One of the most interesting aspects of yesterday's announcement of another botnet takedown engineered by Microsoft was the naming of the owners of the .cz.cc domain in their lawsuit.
...this case highlights an industry-wide problem pertaining to the use of subdomains. Under U.S. law, even pawn brokers are more effectively regulated to prevent the resale of stolen property than domain owners are to prevent the use of their digital properties for cybercrime. For example, pawn shop operators must require a name, address and proper identification from customers, while by contrast there are currently no requirements necessitating domain hosts to know anything about the people using their subdomains â€“making it easy for domain owners to look the other way.
Through this case, we hope to demonstrate that if domain owners donâ€™t hold themselves accountable for knowing their customers, they will be held accountable for what is happening on their infrastructure. Our goal is for this case to spur an industry-wide discussion for more public and accountable subdomain registration practices to enable a safer, more secure Internet for all users.
Microsoft should be applauded for its effort, as well as for raising awareness of intermediary service providers' roles in perpetuating badware. I don't understand, though, their heavy handed focus on customer identification. True domain registrars, at least those accredited by ICANN, are already required to collect and publish valid contact information for domain registrants, yet this hasn't seemed to help a lot in preventing malicious registrations or tracking down the criminals. There are lots of reasons for that, such as privacy proxies that shield the identities of the registrants, weak enforcement by ICANN, use of stolen credentials, and the difficulty of verifying the validity of customer information.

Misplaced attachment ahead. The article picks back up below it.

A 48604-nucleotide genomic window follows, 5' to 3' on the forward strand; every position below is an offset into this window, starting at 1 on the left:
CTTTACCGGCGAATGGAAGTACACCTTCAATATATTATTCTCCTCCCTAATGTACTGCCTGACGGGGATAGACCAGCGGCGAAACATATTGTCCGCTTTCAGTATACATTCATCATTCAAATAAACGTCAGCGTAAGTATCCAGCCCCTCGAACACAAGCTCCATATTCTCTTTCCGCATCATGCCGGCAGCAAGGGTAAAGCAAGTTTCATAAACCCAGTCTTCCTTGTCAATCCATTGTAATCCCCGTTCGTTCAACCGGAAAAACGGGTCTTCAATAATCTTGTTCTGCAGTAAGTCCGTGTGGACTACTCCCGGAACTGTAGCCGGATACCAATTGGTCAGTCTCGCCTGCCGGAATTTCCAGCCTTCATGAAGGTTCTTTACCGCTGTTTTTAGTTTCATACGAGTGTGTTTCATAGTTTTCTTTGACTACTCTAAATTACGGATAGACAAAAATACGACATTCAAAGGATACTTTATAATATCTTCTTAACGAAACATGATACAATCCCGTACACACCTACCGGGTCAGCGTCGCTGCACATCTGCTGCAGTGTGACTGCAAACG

I also wonder about dotFREE, the operator of the .cz.cc subdomain service. After the entire .cz.cc domain was pulled from Google Search results due to the high malware and low quality rates of cz.cc subdomains, dotFREE claimed to be implementing a number of reasonable security precautions, from hiring more abuse staff to suspending accounts that appeared on popular badware blacklists. All talk, no action? Could be. Too little, too late? Maybe. But what if they were doing all these things and making a good faith effort to prevent continued abuse of their domain? Was the fact that they didn't verify and publish contact information for their customers enough to make them liable for the malicious use of their subdomains? Perhaps the fact that they were marketing their service like a registrar, but not behaving like an accredited registrar, is enough to do them in?
It will be up to the courts to decide on whether dotFREE is liable under U.S. law. I'd push back against Microsoft, though, and say the industry discussion shouldn't be about "public and accountable subdomain registration practices," but rather about identifying more broadly the philosophical and perhaps legal expectations for how such providers should contribute to the safety of the Internet.